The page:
FIG. 1 illustrates in perspective a travel bag 10 according to a preferred embodiment of the present invention. In FIG. 1, travel bag 10 includes a main body 12 and a carrying handle or strap 14. A top flap 16 covers an opening (not shown in FIG. 1) providing access to the interior of bag 10. As will be described more fully hereafter, bag 10 serves as a travel bag for a portable computer, e.g., a laptop or notebook portable electronic device. As may be appreciated, flap 16 opens to allow ingress and egress of a portable computer and accessories relative to the interior of bag 10. Strap 14 allows a user to carry bag 10 along with its contents, i.e., a portable computer and various accessories associated therewith. In this aspect, bag 10 serves the conventional function of transporting and protecting a portable computer and associated accessories.
Bag 10 differs from conventional design, however, in its general shape and resiliency and in important ergonomic features provided thereby. More particularly, body 12 includes an upper portion and a lower portion that differ in their respective thicknesses. In the particular embodiment illustrated in FIG. 1, the lower portion 12 b of body 12 is somewhat thicker than the upper portion 12 a. Also, and as will be discussed more fully hereafter, body 12 of bag 10 presents a generally padded exterior configuration and serves as back support for a portable computer user while the user is using a portable computer.
FIG. 2 illustrates schematically use of bag 10 as a padded back support. In FIG. 2, a person 20 sits at a chair 22 with bag 10 therebetween to convert a conventional chair 22 into an ergonomically comfortable workstation. More particularly, bag 10 has been flipped from its orientation as illustrated in FIG. 1 to locate the portion 12 a in a lower position and to locate the portion 12 b in an upper position. As such, portion 12 a of bag 10 rests against the upper-facing portion of chair 22 at seat 22 a. This positions portion 12 b adjacent to lumbar region 20 a. Portion 12 b of bag 10 thereby rests against the lateral-facing back 22 b of chair 22. Bag 10 sits between person 20 and chair 22 and provides at the lower or lumbar region 20 a of person 20 ergonomic support relative to chair 22. The shape of bag 10, i.e., having portion 12 b of greater thickness relative to portion 12 a, supports user 20 in an ergonomically desirable fashion to make chair 22 substantially more comfortable as a workstation for person 20, especially when the person is sitting at chair 22 for an extended period of time. More particularly, user 20 should desirably sit in an upright position as indicated in FIG. 2 in a “working position” differing from a “relaxing” position one might otherwise assume when making use of a conventional chair 22. As may be appreciated, bag 10 encourages such upright working position by its location as illustrated in FIG. 2 urging user 20 into an appropriate posture. Thus, bag 10 converts chair 22 from its normal intended use, i.e., as a sitting or relaxing chair, into a workstation chair having an ergonomically appropriate support for person 20 at lumbar region 20 a.
FIG. 3 illustrates use of bag 10 as a lumbar support for a portable computer user 30 sitting in a chair 32 and making use of a portable computer 40 resting on a table 42. User 30 has taken a position at chair 32 and table 42 to operate portable computer 40. In other words, user 30 has found chair 32 and table 42 and taken the opportunity to set up a temporary work site making use of computer 40 at that location. Even though chair 32 and table 42 are not particularly well suited as a computer work site, i.e., not ergonomically desirable for a portable computer user such as user 30, bag 10 serves the important ergonomic function of providing user 30 with support in the lower back or lumbar region 30 a. The relatively smaller body portion 12 a rests in a lower position against the seat 32 a while the relatively larger body portion 12 b assumes the upper position engaging lumbar region 32 a. Thus, bag 10 is captured between user 30 at the lumbar region 32 a and the seat 32 a and back 32 b of chair 32.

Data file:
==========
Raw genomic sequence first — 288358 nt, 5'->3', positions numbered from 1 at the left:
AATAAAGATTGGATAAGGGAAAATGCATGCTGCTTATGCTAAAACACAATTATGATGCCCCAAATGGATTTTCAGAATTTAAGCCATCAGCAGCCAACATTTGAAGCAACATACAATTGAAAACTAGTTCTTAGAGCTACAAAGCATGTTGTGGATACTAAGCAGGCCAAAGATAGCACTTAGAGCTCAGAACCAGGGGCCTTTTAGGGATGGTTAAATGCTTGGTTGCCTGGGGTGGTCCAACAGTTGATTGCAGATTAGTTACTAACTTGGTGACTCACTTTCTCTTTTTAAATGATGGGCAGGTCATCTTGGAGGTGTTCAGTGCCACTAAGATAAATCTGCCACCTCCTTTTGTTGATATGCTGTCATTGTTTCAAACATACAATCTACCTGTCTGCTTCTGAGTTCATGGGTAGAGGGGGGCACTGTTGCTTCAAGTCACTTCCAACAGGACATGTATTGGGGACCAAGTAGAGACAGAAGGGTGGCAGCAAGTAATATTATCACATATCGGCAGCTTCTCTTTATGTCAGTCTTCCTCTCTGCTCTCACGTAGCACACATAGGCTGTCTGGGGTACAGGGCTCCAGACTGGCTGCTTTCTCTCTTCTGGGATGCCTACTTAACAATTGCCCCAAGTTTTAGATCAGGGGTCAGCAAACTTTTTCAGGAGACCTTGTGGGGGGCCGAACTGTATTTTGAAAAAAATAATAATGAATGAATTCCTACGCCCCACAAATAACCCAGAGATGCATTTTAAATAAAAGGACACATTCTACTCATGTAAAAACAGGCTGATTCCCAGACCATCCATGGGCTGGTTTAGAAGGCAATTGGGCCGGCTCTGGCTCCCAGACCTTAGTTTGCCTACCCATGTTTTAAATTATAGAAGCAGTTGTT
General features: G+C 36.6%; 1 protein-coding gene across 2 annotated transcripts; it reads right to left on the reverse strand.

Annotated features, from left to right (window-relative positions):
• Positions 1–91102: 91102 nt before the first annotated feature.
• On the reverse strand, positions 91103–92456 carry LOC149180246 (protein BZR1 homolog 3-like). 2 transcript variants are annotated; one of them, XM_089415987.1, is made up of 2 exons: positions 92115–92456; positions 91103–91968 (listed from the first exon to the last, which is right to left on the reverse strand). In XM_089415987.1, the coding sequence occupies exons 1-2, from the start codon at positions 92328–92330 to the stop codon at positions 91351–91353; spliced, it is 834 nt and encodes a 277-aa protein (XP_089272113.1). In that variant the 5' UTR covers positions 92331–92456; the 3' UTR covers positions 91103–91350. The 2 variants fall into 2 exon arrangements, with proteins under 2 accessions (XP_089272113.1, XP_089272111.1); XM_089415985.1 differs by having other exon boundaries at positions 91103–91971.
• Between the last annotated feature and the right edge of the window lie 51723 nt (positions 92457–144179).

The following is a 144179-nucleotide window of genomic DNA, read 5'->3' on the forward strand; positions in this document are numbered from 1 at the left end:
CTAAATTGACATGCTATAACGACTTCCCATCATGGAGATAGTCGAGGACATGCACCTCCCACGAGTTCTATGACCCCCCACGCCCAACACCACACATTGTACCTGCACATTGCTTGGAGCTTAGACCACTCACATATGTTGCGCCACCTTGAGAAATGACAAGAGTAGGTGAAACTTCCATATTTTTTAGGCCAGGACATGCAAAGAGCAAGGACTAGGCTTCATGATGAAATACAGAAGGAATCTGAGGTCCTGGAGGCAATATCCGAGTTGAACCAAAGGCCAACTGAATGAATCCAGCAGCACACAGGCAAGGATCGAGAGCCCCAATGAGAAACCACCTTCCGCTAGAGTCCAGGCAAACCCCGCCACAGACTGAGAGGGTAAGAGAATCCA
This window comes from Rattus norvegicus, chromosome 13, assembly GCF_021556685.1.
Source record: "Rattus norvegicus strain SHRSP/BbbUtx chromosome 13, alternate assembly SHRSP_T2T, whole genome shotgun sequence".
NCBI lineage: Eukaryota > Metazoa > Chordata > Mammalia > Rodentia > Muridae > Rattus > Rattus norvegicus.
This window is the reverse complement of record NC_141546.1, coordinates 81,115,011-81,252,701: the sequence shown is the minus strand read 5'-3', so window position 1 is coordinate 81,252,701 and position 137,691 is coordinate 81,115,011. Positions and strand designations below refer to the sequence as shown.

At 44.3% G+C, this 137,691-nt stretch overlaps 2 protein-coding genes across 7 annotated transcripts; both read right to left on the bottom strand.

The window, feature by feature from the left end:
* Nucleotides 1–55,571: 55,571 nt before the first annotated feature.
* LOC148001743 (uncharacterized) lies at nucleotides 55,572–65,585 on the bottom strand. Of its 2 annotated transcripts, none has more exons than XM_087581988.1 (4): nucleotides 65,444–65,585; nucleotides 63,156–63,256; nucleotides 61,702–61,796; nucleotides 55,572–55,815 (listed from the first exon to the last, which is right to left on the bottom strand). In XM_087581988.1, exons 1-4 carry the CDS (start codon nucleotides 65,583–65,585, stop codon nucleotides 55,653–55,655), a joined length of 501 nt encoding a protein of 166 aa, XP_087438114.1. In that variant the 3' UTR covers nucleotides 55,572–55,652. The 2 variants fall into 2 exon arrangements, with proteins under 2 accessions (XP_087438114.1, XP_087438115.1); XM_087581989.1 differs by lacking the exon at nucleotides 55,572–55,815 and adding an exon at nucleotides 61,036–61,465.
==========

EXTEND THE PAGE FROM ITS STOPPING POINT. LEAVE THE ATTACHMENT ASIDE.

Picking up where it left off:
As may be appreciated, bag 10 also carries portable computer 40. Thus, user 30 has available bag 10 for use as a back support when making use of portable computer 40. Normally, a computer carrying bag lacks utility while the portable computer is being used. In FIG. 3, however, the portable computer carrying bag, e.g., bag 10, serves an important ergonomic function making user 30 more comfortable and allowing user 30 to more productively make use of portable computer 40.
FIG. 4 illustrates a cross section of bag 10 as taken along lines 4—4 of FIG. 1. In FIG. 4, bag 10 contains portable computer 40 along with an assortment of accessories, e.g., a mouse 40 a, transformer 40 b, power cord 40 c, and peripheral device 40 d. As may be appreciated, peripheral device 40 d as illustrated herein represents any one or more of a variety of peripheral devices, e.g., disk drives, modems and the like. Furthermore it will be understood that the contents of bag 10, in addition to portable computer 40, may include a variety of items as are typically found in association with a person traveling and making use of portable computer 40. Furthermore, it will be understood that bag 40 may be accommodated with additional storage compartments (not shown) and the like particularly suited for a specific portable computer 40 accessory components.